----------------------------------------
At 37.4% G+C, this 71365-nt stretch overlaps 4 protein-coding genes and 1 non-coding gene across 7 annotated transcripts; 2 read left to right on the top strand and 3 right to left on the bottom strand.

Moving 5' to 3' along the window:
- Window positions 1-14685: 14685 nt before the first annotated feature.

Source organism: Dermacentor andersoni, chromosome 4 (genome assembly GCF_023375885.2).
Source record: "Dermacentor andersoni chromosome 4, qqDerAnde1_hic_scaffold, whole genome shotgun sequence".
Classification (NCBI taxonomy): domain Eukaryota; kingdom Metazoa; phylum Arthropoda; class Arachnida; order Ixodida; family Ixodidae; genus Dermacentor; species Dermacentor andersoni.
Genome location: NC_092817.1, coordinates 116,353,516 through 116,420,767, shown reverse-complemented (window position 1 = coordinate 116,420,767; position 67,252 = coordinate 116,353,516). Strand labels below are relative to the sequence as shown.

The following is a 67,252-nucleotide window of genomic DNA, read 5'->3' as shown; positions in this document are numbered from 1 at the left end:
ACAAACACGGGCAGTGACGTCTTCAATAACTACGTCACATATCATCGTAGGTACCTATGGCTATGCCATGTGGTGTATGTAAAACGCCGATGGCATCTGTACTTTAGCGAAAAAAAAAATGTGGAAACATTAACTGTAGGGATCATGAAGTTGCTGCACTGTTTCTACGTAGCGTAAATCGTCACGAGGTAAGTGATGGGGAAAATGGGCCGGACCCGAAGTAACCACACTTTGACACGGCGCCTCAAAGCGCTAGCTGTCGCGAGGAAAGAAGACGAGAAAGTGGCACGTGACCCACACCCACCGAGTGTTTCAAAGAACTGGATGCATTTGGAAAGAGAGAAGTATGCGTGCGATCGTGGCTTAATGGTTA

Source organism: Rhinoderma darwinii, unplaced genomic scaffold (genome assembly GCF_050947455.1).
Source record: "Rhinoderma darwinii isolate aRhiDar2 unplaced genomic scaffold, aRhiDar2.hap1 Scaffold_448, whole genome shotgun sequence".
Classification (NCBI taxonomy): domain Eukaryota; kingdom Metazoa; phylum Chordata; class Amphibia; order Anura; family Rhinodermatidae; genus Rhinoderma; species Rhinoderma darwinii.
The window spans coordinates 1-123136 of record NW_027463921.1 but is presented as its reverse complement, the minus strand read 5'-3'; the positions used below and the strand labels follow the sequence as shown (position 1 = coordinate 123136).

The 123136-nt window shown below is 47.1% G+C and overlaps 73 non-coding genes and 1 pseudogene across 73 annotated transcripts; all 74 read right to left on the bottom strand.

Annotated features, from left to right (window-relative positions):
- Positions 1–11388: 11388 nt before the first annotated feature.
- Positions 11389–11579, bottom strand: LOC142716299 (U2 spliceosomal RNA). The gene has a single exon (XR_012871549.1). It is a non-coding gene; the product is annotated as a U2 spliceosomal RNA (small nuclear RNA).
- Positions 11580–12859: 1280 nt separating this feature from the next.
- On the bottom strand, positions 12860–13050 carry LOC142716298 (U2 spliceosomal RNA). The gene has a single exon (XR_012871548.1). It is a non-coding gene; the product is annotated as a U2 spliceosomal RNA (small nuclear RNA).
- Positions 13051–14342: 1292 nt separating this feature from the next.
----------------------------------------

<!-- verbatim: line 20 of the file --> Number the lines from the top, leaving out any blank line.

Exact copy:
- Positions 13051–14342: 1292 nt separating this feature from the next.